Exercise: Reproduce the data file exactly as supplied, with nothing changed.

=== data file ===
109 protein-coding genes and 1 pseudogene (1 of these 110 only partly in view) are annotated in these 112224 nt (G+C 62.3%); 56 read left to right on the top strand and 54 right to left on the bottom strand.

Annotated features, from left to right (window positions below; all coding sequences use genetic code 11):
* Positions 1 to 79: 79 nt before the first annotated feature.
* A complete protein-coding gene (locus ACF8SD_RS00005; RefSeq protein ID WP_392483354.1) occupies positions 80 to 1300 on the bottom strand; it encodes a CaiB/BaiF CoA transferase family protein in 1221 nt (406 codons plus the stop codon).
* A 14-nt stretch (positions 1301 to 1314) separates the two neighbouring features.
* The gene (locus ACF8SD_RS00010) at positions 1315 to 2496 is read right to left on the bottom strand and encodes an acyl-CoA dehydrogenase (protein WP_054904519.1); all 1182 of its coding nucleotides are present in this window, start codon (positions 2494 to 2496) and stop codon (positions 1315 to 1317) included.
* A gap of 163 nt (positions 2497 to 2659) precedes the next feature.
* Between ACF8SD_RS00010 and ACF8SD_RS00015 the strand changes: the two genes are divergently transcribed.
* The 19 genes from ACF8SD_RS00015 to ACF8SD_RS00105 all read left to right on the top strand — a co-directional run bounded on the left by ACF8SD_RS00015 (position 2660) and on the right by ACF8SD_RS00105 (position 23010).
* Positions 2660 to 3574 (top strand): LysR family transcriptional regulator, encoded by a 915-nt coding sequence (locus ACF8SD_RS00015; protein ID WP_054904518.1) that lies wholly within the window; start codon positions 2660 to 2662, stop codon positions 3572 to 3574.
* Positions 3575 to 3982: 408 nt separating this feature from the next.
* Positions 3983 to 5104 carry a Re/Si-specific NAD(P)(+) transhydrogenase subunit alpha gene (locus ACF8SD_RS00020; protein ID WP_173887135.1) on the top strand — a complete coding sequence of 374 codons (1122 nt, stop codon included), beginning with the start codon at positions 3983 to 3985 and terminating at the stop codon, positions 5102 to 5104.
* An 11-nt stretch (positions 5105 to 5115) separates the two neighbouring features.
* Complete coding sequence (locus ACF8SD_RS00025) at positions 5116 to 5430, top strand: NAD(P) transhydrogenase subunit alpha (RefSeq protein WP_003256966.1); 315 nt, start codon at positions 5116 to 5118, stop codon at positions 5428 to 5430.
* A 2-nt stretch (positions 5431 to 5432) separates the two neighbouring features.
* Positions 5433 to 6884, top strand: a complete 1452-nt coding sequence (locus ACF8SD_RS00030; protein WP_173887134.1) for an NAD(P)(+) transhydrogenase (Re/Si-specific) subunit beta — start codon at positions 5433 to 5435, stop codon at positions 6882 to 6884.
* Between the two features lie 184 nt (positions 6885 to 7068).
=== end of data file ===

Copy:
109 protein-coding genes and 1 pseudogene (1 of these 110 only partly in view) are annotated in these 112224 nt (G+C 62.3%); 56 read left to right on the top strand and 54 right to left on the bottom strand.

Annotated features, from left to right (window positions below; all coding sequences use genetic code 11):
* Positions 1 to 79: 79 nt before the first annotated feature.
* A complete protein-coding gene (locus ACF8SD_RS00005; RefSeq protein ID WP_392483354.1) occupies positions 80 to 1300 on the bottom strand; it encodes a CaiB/BaiF CoA transferase family protein in 1221 nt (406 codons plus the stop codon).
* A 14-nt stretch (positions 1301 to 1314) separates the two neighbouring features.
* The gene (locus ACF8SD_RS00010) at positions 1315 to 2496 is read right to left on the bottom strand and encodes an acyl-CoA dehydrogenase (protein WP_054904519.1); all 1182 of its coding nucleotides are present in this window, start codon (positions 2494 to 2496) and stop codon (positions 1315 to 1317) included.
* A gap of 163 nt (positions 2497 to 2659) precedes the next feature.
* Between ACF8SD_RS00010 and ACF8SD_RS00015 the strand changes: the two genes are divergently transcribed.
* The 19 genes from ACF8SD_RS00015 to ACF8SD_RS00105 all read left to right on the top strand — a co-directional run bounded on the left by ACF8SD_RS00015 (position 2660) and on the right by ACF8SD_RS00105 (position 23010).
* Positions 2660 to 3574 (top strand): LysR family transcriptional regulator, encoded by a 915-nt coding sequence (locus ACF8SD_RS00015; protein ID WP_054904518.1) that lies wholly within the window; start codon positions 2660 to 2662, stop codon positions 3572 to 3574.
* Positions 3575 to 3982: 408 nt separating this feature from the next.
* Positions 3983 to 5104 carry a Re/Si-specific NAD(P)(+) transhydrogenase subunit alpha gene (locus ACF8SD_RS00020; protein ID WP_173887135.1) on the top strand — a complete coding sequence of 374 codons (1122 nt, stop codon included), beginning with the start codon at positions 3983 to 3985 and terminating at the stop codon, positions 5102 to 5104.
* An 11-nt stretch (positions 5105 to 5115) separates the two neighbouring features.
* Complete coding sequence (locus ACF8SD_RS00025) at positions 5116 to 5430, top strand: NAD(P) transhydrogenase subunit alpha (RefSeq protein WP_003256966.1); 315 nt, start codon at positions 5116 to 5118, stop codon at positions 5428 to 5430.
* A 2-nt stretch (positions 5431 to 5432) separates the two neighbouring features.
* Positions 5433 to 6884, top strand: a complete 1452-nt coding sequence (locus ACF8SD_RS00030; protein WP_173887134.1) for an NAD(P)(+) transhydrogenase (Re/Si-specific) subunit beta — start codon at positions 5433 to 5435, stop codon at positions 6882 to 6884.
* Between the two features lie 184 nt (positions 6885 to 7068).